simply accepts the message from the data link layer and translates
the bits into signals on the medium.

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Receiving the Message

1. The message is passed over the link connecting Nodes A
and X.

2. The message is passed to the data link layer in Node X. The
message is checked for transmission errors, the PDU
information applied by A’s data link layer is removed, and
the message is sent to X’s network layer.

3. X’s network layer records the accounting information for
the message and then strips off the network layer protocol
data and examines the destination address. The destination
is not Node X in this case, so the network layer consults its
network routing table and determines the next link on the
path to Node M. X’s network layer affixes the proper
network layer protocol data and sends the message to
Node X’s data link layer.


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Receiving the Message (cont.)

4. Node X’s data link layer creates its PDU and sends the
message to Node M.

5. Node M’s data link layer receives the message, strips off
Node X’s data link layer protocol data, checks for
transmission errors, and passes the data up to Node M’s
network layer.

6. Node M’s network layer gathers accounting data, strips off
the network layer protocol data, and fins that the message
is destined for an application in this node.

7. The message is passed up to M’s transport layer, where the
sequence number is checked to ensure that no messages
have been lost. The transport layer protocol data is
removed.

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Receiving the Message (cont.)

8. The message arrives at the session layer, where
relevant protocol data is examined and remove.

9. The message arrives at Node M’s presentation
layer, where appropriate action is taken.

10.The message arrives at the application, where


it is acted on.

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General Network Implementations:
LANs


A LAN services a limited geographic area at high speeds

usually 10 million bits per second or higher. All
components of the LAN are commonly owned by the
organization that uses it.


The nodes in many of today’s LANs are desktop systems
like personal computers. Henceforth, we will also use the
terms
workstations
,
clients
, and
servers

in referring to LAN
nodes.


A
workstation

is used here to represent a LAN user’s
computer; other terms used in referring to a workstation are
client

and
node
.


A
server

is a network node that is dedicated to providing
services to client nodes.

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General Network Implementations:
MANs


A MAN (metropolitan area network) is a high
-
speed network covering wider distances than
LAN.


A MAN spans distances of approximately 100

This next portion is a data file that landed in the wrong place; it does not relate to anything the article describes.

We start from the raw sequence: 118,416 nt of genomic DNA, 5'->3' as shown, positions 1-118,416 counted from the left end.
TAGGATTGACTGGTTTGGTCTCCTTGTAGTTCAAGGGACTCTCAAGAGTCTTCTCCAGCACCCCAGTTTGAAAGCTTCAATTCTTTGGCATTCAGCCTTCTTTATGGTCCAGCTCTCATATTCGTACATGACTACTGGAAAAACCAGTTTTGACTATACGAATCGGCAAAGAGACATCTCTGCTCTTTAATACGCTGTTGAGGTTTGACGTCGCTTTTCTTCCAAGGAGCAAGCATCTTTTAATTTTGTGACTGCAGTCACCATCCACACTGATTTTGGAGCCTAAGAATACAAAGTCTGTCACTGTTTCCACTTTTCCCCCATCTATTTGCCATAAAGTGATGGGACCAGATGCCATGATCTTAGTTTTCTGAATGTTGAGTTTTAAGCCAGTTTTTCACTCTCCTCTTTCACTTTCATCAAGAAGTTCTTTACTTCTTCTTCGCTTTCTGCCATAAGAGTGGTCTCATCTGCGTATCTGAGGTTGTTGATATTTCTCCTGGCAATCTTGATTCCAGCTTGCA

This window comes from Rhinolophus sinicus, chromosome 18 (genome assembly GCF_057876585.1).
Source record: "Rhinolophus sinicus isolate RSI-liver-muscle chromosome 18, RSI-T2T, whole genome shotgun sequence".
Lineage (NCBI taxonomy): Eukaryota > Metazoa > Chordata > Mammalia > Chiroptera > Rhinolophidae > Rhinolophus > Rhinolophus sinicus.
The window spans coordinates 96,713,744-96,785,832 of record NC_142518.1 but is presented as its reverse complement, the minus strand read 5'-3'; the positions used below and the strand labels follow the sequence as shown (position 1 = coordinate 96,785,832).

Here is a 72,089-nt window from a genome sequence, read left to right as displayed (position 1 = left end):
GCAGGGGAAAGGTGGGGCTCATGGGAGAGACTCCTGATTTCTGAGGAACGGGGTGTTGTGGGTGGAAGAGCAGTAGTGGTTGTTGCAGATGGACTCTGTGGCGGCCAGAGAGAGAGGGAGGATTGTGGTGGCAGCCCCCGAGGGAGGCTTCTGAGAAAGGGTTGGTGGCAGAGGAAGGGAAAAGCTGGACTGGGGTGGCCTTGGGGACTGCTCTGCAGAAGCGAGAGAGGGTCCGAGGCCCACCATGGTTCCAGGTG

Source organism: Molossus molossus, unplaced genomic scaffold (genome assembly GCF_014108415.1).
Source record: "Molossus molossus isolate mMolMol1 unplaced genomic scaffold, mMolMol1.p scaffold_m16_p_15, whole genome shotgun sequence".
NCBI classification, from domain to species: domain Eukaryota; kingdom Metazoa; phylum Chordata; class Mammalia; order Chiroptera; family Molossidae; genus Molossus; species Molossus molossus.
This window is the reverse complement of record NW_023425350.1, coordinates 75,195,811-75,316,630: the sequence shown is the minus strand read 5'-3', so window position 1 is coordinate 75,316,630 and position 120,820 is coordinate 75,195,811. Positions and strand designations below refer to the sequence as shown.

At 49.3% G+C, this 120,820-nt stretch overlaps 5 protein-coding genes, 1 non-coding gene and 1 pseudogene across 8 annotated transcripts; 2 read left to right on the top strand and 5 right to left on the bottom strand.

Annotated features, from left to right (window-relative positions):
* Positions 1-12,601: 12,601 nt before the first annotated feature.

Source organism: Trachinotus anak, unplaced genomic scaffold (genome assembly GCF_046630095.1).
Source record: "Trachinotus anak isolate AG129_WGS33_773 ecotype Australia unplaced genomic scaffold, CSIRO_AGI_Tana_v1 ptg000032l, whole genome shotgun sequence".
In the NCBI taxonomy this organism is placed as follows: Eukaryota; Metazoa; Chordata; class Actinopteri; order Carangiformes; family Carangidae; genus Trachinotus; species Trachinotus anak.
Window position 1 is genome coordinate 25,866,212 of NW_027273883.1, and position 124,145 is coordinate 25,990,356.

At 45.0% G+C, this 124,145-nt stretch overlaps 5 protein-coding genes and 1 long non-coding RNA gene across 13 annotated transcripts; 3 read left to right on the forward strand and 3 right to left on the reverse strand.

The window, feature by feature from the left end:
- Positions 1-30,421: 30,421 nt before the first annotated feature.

miles; therefore, it is suitable for connecting
devices and LANs in a metropolitan area.


MAN speeds are typically 100 Mbps or higher.


The most commonly implemented MAN is the
fiber distributed data interface (FDDI). It operates
at 100 Mbps over fiber optic cable for distances
up to 200 kilometers.

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General Network Implementations:
WANs


A WAN is the oldest type of network.


WANs generally span a wide geographic area like
a state, province, country, or multiple countries.
However, some WANs are confined to a limited
geographic area, like a LAN.


A WAN in a limited geographic area could be
easily extended over a wide area using the same
technologies. The same is not true of a LAN.


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General Network Implementations:
VANs


A VAN is a network owned by a communications
utility that sells the services of the network to
other companies.


A communications utility that owns a VAN
provides connectivity to multiple locations.


The value added by the communications utility is
the maintenance and management of the
communications circuits.

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General Network Implementations:
Enterprise Networks


An enterprise network is an organization’s
complete network.


With the advent of LANs, many companies
installed departmental LANs to improve the
productivity of work groups.


Soon, these companies realized that there was a
benefit to having users on one LAN communicate
with users or applications on other LANs or on
the WAN, and the various networks were
connected together to form one corporate
-
wide
network, the enterprise network.

© 2001 by Prentice Hall

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General Network Implementations:
The Internet


An internet (with a lowercase ‘i’) is the
interconnection of two or more networks. An
enterprise networks just described is an example
of an internet.


The Internet (with an uppercase ‘I’) is a specific
instance of an internet.


The Internet is a global network of networks. The
Internet is made up of hundreds of networks,
thousands of nodes, and millions of users
throughout most countries of the world.

© 2001 by Prentice Hall

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General Network Implementations:
Intranets


An intranet is an organization’s private Web.


Companies have found that WWW capabilities
can improve the information flow and availability
in a company.


Companies may use an intranet rather than
publishing on the Internet because the
information being provided is intended for
corporate use only and not for the public at large.